FLORIDA -- While most of Hurricane Sandy's damage Monday came in the form of downed trees falling into electrical wires or blocking roads, one Florida resident lost her car to the storm.
"I heard a crack, a boom and a bash," Kathy Keeser, of Florida, said Tuesday.
The noise she heard from inside her home, just before 5:30 p.m. on Monday, was that of a 70-foot-tall spruce being uprooted by high winds, cracking and smashing into her red 2006 Subaru. The tree struck the roof, pushing it down into the passenger side seat, and shattered the front windshield.
"It was a healthy tree. It's not like it was dead," she said. "When I came home last night, I tried to figure out the best place to park. I didn't want to park too far into the driveway, because it got washed out during Irene. I looked at all the trees in my yard -- this was the one I wasn't worried about. The ground must have been just wet enough for it to uproot."
Even though she just finished paying off the loan on the car last week, Keeser says it could have been worse.
"The tree could have hit the house. It could have hit me and my dog," she said. "I was getting ready to walk over to my neighbor's house. I was prepared for my electricity and heat to go off, but not this. It just tells you that you don't know what to prepare for."
Keeser said she filed a claim with her insurance company right away and expects the car to be totaled.
"We had a couple of downed trees and a few lines go down. Our power went on and off in the early afternoon," she said. "It wasn't as bad as Irene was. It wasn't as bad as the ice storm."
Residents of Moores, Monroe, Central Shaft and Savoy roads were still without power Tuesday afternoon, as crews from National Grid replaced poles that had snapped in half.
As of 1:30 p.m., National Grid listed a total of 4,219 customers in Berkshire County without power. Of the 784 customers without power in North County, 13 were listed in Florida. The company also listed 379 in Hancock, 131 in Cheshire, 104 in North Adams, 76 in Williamstown, 75 in Clarksburg and six in Adams as still being without power.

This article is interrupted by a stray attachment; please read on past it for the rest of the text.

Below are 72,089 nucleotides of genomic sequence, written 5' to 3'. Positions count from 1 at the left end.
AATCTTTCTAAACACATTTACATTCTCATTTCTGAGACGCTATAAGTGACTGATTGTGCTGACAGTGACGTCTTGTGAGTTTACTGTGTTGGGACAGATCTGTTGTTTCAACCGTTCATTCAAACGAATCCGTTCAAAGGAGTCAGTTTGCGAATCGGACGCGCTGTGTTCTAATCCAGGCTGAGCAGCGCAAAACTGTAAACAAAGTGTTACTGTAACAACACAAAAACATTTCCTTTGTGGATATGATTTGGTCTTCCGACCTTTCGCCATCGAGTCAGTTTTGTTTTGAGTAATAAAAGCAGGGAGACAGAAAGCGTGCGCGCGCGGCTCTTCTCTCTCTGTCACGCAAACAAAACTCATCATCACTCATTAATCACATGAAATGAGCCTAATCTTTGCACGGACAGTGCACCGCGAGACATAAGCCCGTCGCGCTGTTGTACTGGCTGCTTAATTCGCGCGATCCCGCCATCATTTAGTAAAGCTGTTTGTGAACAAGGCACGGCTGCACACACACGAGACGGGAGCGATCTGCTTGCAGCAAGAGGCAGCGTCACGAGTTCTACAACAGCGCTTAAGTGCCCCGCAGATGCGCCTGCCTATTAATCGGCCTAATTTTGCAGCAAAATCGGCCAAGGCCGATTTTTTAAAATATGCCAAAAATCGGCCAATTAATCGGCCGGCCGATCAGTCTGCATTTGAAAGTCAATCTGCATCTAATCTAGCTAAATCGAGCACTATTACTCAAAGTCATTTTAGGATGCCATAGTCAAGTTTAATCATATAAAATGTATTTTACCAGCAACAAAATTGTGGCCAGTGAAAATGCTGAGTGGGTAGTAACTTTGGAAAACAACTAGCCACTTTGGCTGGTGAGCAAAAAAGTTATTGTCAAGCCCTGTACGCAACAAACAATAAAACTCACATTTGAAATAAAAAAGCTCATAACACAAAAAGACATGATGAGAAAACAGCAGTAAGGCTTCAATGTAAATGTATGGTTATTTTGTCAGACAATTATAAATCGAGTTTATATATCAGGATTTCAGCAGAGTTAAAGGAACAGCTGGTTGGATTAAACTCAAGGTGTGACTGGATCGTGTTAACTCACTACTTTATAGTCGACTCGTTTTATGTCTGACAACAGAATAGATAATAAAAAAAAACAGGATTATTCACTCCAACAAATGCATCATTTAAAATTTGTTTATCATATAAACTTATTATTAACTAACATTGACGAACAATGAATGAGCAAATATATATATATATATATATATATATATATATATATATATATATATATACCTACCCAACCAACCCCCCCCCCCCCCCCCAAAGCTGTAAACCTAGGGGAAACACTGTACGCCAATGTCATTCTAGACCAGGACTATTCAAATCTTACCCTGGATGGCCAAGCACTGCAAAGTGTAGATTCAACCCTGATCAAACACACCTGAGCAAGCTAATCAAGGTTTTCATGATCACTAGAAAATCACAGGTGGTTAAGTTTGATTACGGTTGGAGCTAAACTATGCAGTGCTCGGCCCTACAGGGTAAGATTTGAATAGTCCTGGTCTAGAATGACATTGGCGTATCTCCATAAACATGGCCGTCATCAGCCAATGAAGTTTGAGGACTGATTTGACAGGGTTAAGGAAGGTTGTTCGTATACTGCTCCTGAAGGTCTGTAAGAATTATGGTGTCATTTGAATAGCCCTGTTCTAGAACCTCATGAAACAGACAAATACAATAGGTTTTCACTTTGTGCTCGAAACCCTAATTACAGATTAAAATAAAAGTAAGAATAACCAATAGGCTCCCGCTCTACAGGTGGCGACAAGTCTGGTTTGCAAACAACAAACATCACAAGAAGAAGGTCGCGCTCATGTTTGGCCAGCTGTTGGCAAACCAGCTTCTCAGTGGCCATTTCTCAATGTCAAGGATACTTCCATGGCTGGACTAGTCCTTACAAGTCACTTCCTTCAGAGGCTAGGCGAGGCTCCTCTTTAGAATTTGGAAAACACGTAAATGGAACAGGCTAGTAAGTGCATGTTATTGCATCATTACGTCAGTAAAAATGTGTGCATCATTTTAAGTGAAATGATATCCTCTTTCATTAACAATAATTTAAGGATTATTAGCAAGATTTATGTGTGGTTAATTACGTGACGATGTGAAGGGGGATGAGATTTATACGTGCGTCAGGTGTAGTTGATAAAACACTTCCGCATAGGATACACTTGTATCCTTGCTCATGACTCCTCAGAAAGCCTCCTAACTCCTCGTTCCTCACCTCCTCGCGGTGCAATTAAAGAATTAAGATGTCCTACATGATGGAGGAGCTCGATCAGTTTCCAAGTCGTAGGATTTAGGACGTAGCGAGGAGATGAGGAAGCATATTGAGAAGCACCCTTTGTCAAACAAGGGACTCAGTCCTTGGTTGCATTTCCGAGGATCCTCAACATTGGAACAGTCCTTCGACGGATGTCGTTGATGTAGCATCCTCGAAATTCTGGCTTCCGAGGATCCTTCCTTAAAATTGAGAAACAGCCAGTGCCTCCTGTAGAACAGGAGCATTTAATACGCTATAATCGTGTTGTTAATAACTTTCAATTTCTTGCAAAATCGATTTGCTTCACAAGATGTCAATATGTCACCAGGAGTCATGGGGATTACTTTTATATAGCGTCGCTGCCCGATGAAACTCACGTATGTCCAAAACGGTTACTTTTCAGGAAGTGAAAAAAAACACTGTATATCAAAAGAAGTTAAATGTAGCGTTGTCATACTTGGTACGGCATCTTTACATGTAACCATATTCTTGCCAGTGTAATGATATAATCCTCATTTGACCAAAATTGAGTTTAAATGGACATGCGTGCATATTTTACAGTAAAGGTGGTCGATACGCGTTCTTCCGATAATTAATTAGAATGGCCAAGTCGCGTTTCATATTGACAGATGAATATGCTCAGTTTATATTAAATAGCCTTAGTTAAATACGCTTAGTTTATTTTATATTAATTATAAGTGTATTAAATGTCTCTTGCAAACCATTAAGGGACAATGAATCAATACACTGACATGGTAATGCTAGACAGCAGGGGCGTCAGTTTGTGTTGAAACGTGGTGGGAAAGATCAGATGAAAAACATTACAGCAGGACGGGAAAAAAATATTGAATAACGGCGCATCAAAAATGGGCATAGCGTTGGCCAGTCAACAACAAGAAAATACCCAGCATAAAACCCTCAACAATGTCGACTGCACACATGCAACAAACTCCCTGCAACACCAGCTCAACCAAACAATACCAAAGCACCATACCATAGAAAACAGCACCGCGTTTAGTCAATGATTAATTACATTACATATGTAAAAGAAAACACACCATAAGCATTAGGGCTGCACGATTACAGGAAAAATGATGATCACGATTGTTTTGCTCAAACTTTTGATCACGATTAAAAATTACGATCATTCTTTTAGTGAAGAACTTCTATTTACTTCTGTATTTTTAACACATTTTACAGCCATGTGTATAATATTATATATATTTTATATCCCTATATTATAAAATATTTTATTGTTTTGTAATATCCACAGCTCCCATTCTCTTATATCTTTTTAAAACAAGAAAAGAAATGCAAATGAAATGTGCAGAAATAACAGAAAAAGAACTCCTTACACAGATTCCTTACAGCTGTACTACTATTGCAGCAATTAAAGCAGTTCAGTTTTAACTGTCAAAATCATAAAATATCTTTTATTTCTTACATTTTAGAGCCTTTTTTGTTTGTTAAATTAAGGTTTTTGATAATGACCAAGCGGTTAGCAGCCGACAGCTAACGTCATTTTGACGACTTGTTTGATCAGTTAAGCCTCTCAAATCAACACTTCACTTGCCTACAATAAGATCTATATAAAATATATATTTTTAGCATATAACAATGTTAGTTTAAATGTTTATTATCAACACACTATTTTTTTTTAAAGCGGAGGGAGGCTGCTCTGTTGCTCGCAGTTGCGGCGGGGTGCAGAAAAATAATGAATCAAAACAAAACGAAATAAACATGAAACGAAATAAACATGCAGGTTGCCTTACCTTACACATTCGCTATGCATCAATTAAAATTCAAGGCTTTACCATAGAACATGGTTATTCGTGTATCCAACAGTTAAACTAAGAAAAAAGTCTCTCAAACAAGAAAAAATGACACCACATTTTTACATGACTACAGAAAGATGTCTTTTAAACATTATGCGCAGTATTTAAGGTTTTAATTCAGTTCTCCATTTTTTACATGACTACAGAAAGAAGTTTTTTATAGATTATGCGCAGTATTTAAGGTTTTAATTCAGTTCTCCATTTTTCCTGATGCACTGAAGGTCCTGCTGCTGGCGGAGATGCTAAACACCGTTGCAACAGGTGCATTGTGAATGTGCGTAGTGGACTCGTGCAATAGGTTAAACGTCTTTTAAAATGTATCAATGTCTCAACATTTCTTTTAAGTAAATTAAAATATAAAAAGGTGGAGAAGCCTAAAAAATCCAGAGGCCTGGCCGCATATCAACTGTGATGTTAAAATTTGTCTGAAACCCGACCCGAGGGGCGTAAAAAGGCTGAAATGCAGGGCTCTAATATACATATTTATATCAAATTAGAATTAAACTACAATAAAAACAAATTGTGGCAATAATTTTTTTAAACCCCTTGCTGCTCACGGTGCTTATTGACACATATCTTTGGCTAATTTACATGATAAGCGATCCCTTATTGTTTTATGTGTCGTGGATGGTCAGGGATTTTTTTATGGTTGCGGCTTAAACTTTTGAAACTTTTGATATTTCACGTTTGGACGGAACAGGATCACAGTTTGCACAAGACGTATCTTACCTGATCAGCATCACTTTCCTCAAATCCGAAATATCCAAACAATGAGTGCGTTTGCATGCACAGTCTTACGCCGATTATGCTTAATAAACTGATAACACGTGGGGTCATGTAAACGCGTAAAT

A spokeswoman from National Grid said the company hoped to have power restored by the end of Tuesday.
"We have crews working simultaneously to assess the damage -- which is a lengthy and widespread problem -- and then pinpoint and repair it," she said. "We have until [Wednesday] to restore power around the state. That's a worst-case scenario."
Dobbert said that while the town did not declare a state of emergency Monday, she will attempt to have one declared post-storm.
"We're hoping to have it go back to Friday, so we can be reimbursed for all the pre-storm prep," she said. "We had crews out setting up and testing generators. We also installed a generator at [Gabriel Abbot Memorial School] over the weekend and put out cement blocks along the culverts. We wanted to make sure that if the water came up over the culverts again, as it did during Irene, that our roads wouldn't be damaged."